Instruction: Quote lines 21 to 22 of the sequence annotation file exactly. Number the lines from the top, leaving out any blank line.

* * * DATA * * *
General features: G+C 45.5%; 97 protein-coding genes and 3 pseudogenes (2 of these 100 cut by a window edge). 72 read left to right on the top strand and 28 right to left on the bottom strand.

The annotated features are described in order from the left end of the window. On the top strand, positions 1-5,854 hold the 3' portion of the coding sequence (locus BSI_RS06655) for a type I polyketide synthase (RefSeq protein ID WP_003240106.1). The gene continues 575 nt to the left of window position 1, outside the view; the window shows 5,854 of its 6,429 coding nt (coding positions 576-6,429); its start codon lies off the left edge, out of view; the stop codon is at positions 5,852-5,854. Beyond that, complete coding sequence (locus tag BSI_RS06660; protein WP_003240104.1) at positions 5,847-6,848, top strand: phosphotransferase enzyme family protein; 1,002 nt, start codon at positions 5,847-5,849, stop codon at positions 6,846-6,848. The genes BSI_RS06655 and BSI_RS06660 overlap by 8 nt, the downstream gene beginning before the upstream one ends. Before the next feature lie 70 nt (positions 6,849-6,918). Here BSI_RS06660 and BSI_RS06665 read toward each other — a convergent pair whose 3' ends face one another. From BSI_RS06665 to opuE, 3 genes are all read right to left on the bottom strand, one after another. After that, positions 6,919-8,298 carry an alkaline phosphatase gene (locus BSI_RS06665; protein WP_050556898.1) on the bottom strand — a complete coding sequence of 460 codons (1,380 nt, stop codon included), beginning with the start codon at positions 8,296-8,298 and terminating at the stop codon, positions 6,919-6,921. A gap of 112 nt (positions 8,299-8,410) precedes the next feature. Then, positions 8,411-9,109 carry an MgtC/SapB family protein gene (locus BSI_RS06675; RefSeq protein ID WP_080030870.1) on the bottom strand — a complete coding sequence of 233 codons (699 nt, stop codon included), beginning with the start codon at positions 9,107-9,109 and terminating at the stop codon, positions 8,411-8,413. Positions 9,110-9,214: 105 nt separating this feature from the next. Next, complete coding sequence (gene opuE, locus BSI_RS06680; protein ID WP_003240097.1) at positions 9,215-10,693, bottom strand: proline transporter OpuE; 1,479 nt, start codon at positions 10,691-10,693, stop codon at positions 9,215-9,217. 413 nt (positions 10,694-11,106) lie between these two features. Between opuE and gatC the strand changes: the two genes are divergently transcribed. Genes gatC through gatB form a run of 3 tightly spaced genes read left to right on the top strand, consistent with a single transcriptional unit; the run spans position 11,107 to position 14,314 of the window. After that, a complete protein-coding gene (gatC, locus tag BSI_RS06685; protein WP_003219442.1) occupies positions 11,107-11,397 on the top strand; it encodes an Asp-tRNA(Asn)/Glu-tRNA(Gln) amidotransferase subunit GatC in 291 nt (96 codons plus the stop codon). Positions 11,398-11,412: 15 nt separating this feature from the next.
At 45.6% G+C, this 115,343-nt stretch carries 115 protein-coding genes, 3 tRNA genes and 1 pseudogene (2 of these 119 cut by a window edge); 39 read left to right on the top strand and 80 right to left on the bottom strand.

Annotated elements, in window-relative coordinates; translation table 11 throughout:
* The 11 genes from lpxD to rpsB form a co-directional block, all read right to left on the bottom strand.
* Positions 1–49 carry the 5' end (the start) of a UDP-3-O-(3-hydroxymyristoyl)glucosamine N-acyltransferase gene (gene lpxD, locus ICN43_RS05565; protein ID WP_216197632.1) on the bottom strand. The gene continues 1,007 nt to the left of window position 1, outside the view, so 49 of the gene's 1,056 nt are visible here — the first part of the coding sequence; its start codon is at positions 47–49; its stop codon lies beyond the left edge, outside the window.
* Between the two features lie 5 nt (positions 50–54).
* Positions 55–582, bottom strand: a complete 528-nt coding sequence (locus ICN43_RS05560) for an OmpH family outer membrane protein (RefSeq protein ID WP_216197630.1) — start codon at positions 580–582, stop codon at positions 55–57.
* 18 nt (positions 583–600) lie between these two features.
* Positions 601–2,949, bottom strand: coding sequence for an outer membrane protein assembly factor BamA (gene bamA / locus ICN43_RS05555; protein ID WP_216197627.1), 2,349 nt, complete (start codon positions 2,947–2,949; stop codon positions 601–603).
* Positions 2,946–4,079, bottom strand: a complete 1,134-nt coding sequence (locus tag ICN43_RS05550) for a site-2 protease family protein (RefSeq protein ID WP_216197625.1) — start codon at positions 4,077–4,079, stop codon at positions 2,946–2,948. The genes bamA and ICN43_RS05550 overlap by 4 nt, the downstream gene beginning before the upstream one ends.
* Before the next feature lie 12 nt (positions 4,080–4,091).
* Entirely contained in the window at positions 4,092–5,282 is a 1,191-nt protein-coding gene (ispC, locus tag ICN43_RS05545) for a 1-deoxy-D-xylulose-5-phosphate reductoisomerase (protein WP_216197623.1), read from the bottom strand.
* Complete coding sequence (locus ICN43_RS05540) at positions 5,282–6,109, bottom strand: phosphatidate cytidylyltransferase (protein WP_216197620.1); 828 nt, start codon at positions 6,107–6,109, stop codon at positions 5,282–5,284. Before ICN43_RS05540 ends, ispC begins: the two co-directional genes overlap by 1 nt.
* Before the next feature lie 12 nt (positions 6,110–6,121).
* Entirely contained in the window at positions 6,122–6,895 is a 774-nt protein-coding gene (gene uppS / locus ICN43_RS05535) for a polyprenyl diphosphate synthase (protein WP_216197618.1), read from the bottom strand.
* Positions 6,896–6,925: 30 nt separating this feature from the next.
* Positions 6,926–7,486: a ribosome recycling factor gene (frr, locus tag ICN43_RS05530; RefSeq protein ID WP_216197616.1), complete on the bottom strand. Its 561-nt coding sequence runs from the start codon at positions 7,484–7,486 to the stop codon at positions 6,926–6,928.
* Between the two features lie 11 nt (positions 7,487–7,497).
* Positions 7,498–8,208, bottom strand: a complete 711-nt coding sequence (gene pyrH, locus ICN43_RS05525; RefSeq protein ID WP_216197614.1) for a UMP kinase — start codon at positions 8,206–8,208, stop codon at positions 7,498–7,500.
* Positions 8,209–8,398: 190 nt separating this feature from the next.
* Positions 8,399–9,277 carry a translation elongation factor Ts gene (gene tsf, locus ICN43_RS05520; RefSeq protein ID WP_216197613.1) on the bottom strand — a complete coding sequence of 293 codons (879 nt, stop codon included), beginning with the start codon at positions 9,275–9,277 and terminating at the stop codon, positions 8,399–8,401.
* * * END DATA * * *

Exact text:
* Positions 8,209–8,398: 190 nt separating this feature from the next.
* Positions 8,399–9,277 carry a translation elongation factor Ts gene (gene tsf, locus ICN43_RS05520; RefSeq protein ID WP_216197613.1) on the bottom strand — a complete coding sequence of 293 codons (879 nt, stop codon included), beginning with the start codon at positions 9,275–9,277 and terminating at the stop codon, positions 8,399–8,401.